Homes in Austin’s white neighborhoods are valued much higher than ones in communities of color
People of color in Austin can expect their homes to be worth nearly three times less than homes owned by white residents, according to a new report.
Researchers with Washington University in St. Louis and the University of Illinois-Chicago found that while the average appraised value of a home in a white neighborhood in Austin is $873,758, a similar home in a community of color is valued at $318,496.
“The amount is striking, but it's not surprising,” said City Council Member Vanessa Fuentes, who represents Southeast Austin. Fifty-five percent of Latino families living in Fuentes’ district own their homes, which is the highest rate of Latino homeownership among the city’s districts. “I think everyone here in Austin knows the extreme racial wealth divide that we have and the racial inequities that we have.”
Researchers looked at "comparable" neighborhoods, including parts of town with the same level of employment and amenities, such as parks and shops. By controlling for these variables, the report’s authors said, they were able to show that race plays an outstripped role in what homes are worth.
“Austin follows the pattern that we're seeing across the nation,” Junia Howell, a professor at the University of Illinois-Chicago who co-authored the study, told KUT. “That homes in white neighborhoods are valued considerably higher than homes in communities of color.”
And that only worsened during the pandemic. In 2013, the difference in the average values of homes in white neighborhoods and communities of color in Austin was about $300,000. Last year, according to the study, it rose to more than $500,000.
This graph shows appraised values for homes in Austin over time:
“We had a completely unprecedented inequality growth in home values during the pandemic,” Howell said.
Researchers have long struggled to understand how racial bias shows up in home appraisals without comprehensive data. They've often had to rely on poor data or anecdotal accounts.
“I had kind of given up hope that we were ever going to get the data,” Howell said.
But that changed last week when the federal government released millions of appraisal values to the public.
Before someone buys a home or refinances a mortgage, an appraiser estimates what the house would sell for. They typically do this by considering the recent sales price of similar homes nearby.
That can be thorny, though, when you consider the history of homeownership in America. Once long-term mortgages became widespread after the Great Depression, many families were able to afford to buy homes for the first time. But these mortgages were only available to white families, particularly white families looking to buy in white neighborhoods.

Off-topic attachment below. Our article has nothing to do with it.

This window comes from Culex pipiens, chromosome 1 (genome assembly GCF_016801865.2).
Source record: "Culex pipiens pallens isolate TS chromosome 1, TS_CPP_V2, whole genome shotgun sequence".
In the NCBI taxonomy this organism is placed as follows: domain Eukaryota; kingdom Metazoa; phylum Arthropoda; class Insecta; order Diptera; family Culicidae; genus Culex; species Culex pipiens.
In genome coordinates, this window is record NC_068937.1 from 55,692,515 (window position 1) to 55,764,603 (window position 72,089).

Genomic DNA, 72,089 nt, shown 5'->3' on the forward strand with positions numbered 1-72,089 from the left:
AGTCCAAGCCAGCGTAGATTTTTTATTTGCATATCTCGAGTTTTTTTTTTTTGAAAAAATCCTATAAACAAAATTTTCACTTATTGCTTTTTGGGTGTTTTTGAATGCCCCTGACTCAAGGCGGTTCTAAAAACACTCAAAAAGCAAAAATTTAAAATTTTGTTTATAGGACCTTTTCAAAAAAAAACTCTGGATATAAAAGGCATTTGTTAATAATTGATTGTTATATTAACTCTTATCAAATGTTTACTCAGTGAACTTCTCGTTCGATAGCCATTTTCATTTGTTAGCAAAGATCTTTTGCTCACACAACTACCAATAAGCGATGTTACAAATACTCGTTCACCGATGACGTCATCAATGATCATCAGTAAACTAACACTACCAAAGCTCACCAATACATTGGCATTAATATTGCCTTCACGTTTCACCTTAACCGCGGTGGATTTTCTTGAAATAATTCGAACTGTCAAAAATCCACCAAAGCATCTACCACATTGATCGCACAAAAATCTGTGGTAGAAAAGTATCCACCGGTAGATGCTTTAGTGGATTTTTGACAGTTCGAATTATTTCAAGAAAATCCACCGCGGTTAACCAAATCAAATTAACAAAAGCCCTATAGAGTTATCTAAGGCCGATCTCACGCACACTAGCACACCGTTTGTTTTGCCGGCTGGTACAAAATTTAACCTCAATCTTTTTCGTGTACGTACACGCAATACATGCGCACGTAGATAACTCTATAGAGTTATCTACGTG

Paired with other racist policies, the values of homes in white neighborhoods became much higher than those in other parts of cities.
Steve Kahane, a Houston appraiser who serves as the president of the Association of Texas Appraisers, said he acknowledges that today’s appraisal values can still reflect the history of racist homeownership policies but that doesn’t mean appraisers themselves are actively discriminating against people.
“I'm not so naive to seem to believe or suggest that racism isn't real or doesn't occur,” he said. “But if market participants … if they're paying more to be in a certain neighborhood because it's the ethnic makeup that they like, then that's that. Our job is to reflect what market participants are doing.”
Howell and her co-author, Washington University professor Elizabeth Korver-Glenn, advocate for overhauling appraisal methods and valuing homes on what they cost to build, for example, instead of what someone is willing to pay for them.
“When we are using an appraisal method that is historically rooted in racism and contempt … we are furthering this inequality every time we're allowing home prices to quickly appreciate in some areas and lag so far behind in others,” she said.
Awais Azhar, who serves on the board of the nonprofit HousingWorks Austin, said it further harms people of color to sell them on the idea of homeownership if they don’t benefit from it in the way white people are poised to.
“We're trying to get people into homeownership, but when even those folks are able to access [it], we're not able to give them the same wealth-building options or, honestly, living options as white people,” Azhar said.